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x- rocket -x- the story of catherine d'tardis -x

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x- rocket -x- the story of catherine d'tardis -x

Post by catherine dtardis on Fri Mar 27, 2009 12:23 am

[ greetings!

catherine is the only of my characters who was created out of a specific need - to help me through the grieving process of losing someone who was very dear to me. for that reason, and the peculiar developments that arose through rp about encounters with the doctor in catherine's past before they truly 'met', her journey is rather singular and meaningful to me. enough so that i began to write it in prose form, with a goal of completing a book as another way moving on. as a sidenote, since the doctor is not my character, you'll notice i never name him and simply call him 'the man', nor do i use any of the language that is property of Doctor Who.

i'm posting this up there as a way of kicking myself in the bottom to keep working on it. thanks for letting me!

minja! ]


“Let her get it? You’ve got to be kidding me. It’ll be pulled under before she’s - “
“No, Ty, you don’t understand. My sister’s not just a fast swimmer. She’s rocket.”

- Prologue -

Catherine Demarco was a week away from nine-years-old when she saw him for the first time.

“A man taught my class today!” She informed her grandmother of the fact before she shed her book bag on Pop Pop’s rocking chair like she always did. Catherine announced it even before she shut the front door.

So by the time Catherine did those things, there was Gran. Wiping her hands on a well-bleached dish towel and smelling as she always did of baking. Her granddaughter’s statement peaked her interest enough to make what would have been her first question her second, in order to make room for, “A man, Catherine?” But she just couldn’t keep the other question at bay. Not Gran. “Where’s Park? That boy, your Mother will have kittens if he’s – “

While Gran’s face showed her apprehension, Catherine seemed entirely nonplussed by her brother’s absence. Maybe she was even a little satisfied. But first, Gran needed to be corrected, which is why Catherine interrupted. “I like to be called Kitty now. Like Park calls me.”

“Oh! Well I’m very sorry – Kitty, where’s your brother?”

Hearing herself called Kitty made the spunky runt beam with pleasure. “With Jake.” She answered that over her shoulder in a tattle-tail tone. She was making a beeline, as always, for Gran’s kitchen.

“Is that right? Where did they go, Kitty?”

The redheaded child already had her fingers on a small blueberry-peach tart. She paused the tart in its journey to her lips to look up at her Grandmother. Eyes wider and deeper than any ocean, that’s what Gran always said about the openness of them, even though they were reddish brown in color. Wide and deep as the ocean, for Catherine such a likening was very appropriate.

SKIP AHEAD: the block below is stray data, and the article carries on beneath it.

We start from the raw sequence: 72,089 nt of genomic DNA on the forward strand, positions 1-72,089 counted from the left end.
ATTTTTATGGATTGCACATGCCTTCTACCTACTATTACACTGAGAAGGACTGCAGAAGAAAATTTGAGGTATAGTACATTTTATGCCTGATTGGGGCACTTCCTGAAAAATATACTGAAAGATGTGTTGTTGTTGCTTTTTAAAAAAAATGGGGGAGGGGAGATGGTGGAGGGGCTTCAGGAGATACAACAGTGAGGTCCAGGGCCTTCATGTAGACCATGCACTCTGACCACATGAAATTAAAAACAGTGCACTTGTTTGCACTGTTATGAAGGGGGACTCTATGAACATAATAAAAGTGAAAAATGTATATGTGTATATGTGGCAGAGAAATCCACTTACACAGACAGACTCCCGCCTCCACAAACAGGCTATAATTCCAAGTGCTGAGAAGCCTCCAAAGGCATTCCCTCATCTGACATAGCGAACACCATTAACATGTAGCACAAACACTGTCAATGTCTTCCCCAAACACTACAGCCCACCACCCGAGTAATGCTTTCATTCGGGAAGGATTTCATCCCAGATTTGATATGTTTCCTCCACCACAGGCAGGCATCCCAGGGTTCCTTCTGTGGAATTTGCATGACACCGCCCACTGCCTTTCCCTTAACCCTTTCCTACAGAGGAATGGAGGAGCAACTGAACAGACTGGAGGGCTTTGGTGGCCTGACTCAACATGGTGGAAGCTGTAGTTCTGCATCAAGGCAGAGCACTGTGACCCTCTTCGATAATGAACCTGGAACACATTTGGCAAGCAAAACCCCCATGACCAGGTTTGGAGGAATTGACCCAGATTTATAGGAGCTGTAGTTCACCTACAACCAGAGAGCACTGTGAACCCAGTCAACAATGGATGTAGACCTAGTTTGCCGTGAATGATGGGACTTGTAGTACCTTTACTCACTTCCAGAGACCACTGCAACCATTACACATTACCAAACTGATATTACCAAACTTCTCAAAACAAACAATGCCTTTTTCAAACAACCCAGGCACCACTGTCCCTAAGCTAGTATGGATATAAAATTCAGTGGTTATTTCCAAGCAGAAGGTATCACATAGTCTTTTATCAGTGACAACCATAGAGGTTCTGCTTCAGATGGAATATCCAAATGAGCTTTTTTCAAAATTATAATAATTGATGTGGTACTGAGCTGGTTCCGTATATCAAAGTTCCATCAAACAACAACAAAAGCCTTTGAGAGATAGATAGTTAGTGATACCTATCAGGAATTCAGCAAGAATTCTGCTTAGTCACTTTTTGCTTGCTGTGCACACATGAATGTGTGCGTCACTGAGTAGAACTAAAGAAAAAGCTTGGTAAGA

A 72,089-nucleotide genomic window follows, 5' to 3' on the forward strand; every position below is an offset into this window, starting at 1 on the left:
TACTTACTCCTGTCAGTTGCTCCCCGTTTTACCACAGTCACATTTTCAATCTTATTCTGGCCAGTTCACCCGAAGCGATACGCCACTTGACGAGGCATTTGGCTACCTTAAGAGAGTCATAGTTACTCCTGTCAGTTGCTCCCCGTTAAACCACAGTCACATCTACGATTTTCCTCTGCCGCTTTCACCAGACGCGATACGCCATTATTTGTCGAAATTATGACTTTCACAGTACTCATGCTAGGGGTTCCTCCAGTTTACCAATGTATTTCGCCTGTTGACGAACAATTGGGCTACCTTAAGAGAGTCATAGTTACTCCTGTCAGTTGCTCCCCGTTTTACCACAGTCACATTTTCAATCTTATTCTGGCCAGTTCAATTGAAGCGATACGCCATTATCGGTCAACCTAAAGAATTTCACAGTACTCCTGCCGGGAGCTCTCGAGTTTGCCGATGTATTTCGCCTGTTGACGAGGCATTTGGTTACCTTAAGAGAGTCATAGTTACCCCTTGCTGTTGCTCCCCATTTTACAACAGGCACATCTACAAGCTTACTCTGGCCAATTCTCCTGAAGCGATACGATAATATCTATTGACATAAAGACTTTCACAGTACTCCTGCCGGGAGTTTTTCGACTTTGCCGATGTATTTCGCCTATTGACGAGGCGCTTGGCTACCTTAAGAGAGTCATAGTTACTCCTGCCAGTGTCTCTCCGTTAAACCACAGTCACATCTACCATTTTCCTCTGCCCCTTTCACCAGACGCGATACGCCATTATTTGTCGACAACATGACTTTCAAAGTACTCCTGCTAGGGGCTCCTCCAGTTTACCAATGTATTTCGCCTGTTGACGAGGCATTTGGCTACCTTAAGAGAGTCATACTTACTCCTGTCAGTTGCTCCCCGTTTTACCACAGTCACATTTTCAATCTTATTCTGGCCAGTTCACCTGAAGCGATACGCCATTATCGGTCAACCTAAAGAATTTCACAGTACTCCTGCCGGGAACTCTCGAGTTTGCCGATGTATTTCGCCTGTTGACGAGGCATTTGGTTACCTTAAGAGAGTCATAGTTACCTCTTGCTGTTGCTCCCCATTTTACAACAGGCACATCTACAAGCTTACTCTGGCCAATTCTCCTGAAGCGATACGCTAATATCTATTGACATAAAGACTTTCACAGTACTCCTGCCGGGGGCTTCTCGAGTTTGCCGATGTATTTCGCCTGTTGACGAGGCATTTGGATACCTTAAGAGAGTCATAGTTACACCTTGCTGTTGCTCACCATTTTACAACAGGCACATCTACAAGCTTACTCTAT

“That’s right! They went to the cliffs again.” Triumphantly, the tart met its fate.

“The…!” Gran sputtered that single word, her worry and displeasure clear. “Catherine Marie Demarco, you march right back out that door and you be certain that you find them before they find their way to the top of those cliffs!”

That was not the response Catherine expected. As Gran pointed to the front door, her smug golden-child smile sank. The protesting look that replaced it was echoed in the girl’s voice, heightened in pitch. “But Gran, I’m not – I didn’t - !”

It was no use, however. Gran was already on the move, the door to the hall closet open and the spry older woman stooping down to pick up Catherine’s spare sneakers. “You’re old enough now, Kitty, to know that I will not accept don’ts, can’ts, should’ves, would’ves, and could’ves for answers. There’s no use in telling me what you didn’t do when it didn’t happen,” she said sternly as she pulled herself out of the closet, approaching Catherine and holding the girl’s sneakers out for her. “So instead you’re going to put your sneakers on and tell me what you did do when Parker and Jake told you where they were going.”

If it was anyone but Gran talking to her like that, the sass of the red-headed girl might have shown its colors. But even with the red of her hair putting extra fire in her temper at times, she knew that Gran was someone who didn’t get sassed. So Catherine took her shoes, sat herself down on the floor, and changed her shoe quietly before she gave her answer.